There’s been an intense focus on next year’s Olympics but this is a massive sporting event in its own right, one that normally throws up its share of controversy. So it’s worth paying attention and, let’s face it, you won’t have much choice if one of the Brits wins something. So who are the ones to watch in Daegu and what are their chances?

The Olympic and two-time world champion casts a long shadow – she’s 196cm tall and built like a brick shithouse – over Kiwi sport and looms as one of its big hopes heading toward the London Olympics. After a post-Beijing letdown, Adams has rediscovered her best form in recent months.
What are the odds? Adams will start hot favourite to clinch a third straight world championship, with her stiffest opposition to come from Belarusian Nadzeya Ostapchuk.

USAIN BOLT, Jam: 100m and 200m
The fastest man on the planet needs no introduction – he stole the show in Beijing and again captivated at the 2009 World Championships in Berlin. Nobody has ever won the 100m-200m double at consecutive World Championships. If Bolt manages this in Daegu, he’ll be everywhere.
What are the odds? He’s so laidback that people assume he must be beatable. He’ll be tested by his countryman Asafa Powell, but if Bolt is at his best, the rest have no chance.

JESSICA ENNIS, GB: heptathlon
The 25-year-old will be one of the faces of next year’s Olympics and is one of the host’s biggest hopes – probably the closest they have to a ‘Cathy Freeman’ figure. Ennis is the reigning world and European champion and, despite an injury-marred start to 2011, has been building impressively.
What are the odds? The heptathlon is harder to predict as it’s not part of the Diamond League, but she looks nailed on. Will be a minor disaster if she gets beaten.

PHILLIPS IDOWU, GB: triple jump
Hailing from Hackney, Idowu is one of the sport’s real eccentrics, his shock-value hairdos ensuring he stands out. He’s also the reigning world and European champion and his form this year has been solid enough to suggest this free spirit has a few hops, skips and jumps left in him yet.
What are the odds? Definitely among the favourites, but Portugal’s Olympic champion Nelson Evora will be in the mix, as will Frenchman Teddy Tamgho.

SALLY PEARSON, Aus: 100m and 100m hurdles
After finishing a disappointing fifth in the hurdles at the last World Championships, Pearson will be desperate to chalk up a major win to go with her Commonwealth title and Olympic silver from Beijing. Although she will also run in the 100m, it’s all about the hurdles for Australia’s top track athlete.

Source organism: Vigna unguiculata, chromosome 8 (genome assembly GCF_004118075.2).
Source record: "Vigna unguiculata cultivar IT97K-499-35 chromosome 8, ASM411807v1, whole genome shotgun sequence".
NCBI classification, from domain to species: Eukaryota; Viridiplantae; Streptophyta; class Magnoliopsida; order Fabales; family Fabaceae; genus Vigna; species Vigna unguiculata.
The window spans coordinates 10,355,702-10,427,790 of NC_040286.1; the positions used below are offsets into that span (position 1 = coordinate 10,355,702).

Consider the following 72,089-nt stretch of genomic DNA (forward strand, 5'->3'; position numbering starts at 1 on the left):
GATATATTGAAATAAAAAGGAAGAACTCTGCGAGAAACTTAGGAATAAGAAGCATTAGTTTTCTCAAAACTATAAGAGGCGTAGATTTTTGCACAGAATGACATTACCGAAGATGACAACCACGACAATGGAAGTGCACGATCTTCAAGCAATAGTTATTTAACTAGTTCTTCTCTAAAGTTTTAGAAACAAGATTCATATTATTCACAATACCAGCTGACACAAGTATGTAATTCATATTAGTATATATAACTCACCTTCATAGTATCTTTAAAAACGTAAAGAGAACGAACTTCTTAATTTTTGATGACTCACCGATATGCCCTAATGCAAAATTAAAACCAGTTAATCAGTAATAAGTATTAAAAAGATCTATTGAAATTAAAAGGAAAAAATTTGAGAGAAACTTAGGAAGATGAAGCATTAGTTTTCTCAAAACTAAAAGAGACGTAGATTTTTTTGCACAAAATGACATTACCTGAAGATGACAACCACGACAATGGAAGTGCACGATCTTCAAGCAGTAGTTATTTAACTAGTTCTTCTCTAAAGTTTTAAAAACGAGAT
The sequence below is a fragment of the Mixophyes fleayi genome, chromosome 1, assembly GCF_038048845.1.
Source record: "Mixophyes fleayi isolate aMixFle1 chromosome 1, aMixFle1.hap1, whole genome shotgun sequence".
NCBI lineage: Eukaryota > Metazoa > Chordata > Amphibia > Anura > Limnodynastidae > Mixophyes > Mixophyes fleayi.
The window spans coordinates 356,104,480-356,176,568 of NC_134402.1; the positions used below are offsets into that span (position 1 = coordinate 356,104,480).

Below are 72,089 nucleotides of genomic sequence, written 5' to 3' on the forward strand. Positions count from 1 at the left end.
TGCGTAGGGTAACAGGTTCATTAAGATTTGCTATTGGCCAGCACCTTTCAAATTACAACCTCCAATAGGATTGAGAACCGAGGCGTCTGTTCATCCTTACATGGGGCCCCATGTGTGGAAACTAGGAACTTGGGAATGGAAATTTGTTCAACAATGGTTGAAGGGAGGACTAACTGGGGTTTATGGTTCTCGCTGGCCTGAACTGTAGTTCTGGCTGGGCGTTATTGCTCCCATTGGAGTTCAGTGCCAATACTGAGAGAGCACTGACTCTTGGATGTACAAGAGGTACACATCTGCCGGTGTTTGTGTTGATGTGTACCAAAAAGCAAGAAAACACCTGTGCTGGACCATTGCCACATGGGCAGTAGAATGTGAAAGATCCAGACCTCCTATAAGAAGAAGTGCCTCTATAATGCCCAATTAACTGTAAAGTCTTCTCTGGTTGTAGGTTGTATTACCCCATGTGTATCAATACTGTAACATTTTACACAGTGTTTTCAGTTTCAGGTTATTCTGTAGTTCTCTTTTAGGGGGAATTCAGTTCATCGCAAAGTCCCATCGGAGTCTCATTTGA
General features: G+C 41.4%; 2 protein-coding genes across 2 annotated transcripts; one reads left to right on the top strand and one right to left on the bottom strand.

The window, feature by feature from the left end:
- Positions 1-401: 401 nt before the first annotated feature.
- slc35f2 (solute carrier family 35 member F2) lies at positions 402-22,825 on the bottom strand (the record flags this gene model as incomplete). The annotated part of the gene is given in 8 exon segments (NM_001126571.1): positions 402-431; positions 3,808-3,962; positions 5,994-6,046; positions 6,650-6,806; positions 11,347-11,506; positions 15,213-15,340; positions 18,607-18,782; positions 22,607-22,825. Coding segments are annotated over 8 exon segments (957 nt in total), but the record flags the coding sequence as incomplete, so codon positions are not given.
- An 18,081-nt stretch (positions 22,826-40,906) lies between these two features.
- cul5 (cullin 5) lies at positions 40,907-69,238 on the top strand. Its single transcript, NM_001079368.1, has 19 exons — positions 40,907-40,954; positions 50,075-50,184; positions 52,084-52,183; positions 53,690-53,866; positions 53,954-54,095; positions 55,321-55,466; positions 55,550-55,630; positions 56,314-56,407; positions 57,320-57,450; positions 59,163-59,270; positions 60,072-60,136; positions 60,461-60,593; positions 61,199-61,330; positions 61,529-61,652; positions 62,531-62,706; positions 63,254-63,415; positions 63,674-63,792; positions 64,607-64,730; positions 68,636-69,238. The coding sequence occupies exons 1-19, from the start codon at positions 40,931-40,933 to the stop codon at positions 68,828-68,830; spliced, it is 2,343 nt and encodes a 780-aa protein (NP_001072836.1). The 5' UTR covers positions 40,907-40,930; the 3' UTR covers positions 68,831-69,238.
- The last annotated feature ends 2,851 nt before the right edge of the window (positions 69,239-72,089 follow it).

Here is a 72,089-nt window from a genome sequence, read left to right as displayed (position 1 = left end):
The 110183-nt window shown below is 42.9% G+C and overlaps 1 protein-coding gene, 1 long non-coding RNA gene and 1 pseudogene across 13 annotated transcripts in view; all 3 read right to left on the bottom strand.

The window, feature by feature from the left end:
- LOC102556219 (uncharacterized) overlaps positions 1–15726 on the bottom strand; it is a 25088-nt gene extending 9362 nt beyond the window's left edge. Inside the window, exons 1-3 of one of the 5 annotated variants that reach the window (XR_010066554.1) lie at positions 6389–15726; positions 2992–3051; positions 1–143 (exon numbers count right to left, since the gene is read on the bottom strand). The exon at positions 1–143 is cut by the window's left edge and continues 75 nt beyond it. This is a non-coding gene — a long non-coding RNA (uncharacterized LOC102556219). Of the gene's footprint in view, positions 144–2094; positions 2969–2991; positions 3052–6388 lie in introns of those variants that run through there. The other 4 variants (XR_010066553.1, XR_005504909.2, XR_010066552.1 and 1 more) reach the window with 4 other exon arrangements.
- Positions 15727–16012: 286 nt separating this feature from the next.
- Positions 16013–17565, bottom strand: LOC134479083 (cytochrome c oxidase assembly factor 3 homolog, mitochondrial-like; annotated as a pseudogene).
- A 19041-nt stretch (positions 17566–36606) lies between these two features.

What are the odds? Pearson has been dominant in the second half of the season and will be bitterly disappointed if she is again the bridesmaid in Daegu.

STEVE HOOKER, Aus: pole vault
The Olympic and world champion is the captain of his nation’s Olympics track and field team but has been short of his best form since cruising to Commonwealth Games gold in Delhi last year. Although his focus will be on London, he needs a good showing in Daegu to get back on track.
What are the odds? Unfortunately for Australia, they’re not good. Remarkably, Hooker comes in as an underdog, with Frenchman Renaud Lavillenie dominant so far this year.

, SA: 400m
Pistorius, for those who have been on another planet, had his legs amputated below the knee when he was an infant and runs with the aid of prosthetics ‘blades’. Debate continues to simmer about whether he should be allowed to compete outside the Paralympics.
What are the odds? He’s not going to win anything, but his personal best of 45.07 would have placed him fourth at the 2009 World Championships, just shy of a bronze medal.

Pistorius may lead the way in the controversy stakes this year, but the furore that engulfed Semenya in 2009 will be a hard act to follow. After she streeted the field to win the 800m, questions were raised about her gender, and tests subsequently revealed she has an ‘intersex condition’.
What are the odds? She looked set to dominate the sport after she won in Berlin but the controversy surrounding her appears to have taken a toll. Still, she’s one of the favourites.

, Aus: long jump
The sky’s the limit for this 23-year-old Queenslander, who was a schoolboy champion in 100m, 200m, long jump, high jump, triple jump and shot put. The 2009 World Championships was his first major meet and he came away with a bronze medal. In short, he’s a freak.
What are the odds? Along with Pearson, Watt is Australia’s big hope and has been out in front of his rivals, which include Britain’s Greg Rutherford, most of this year.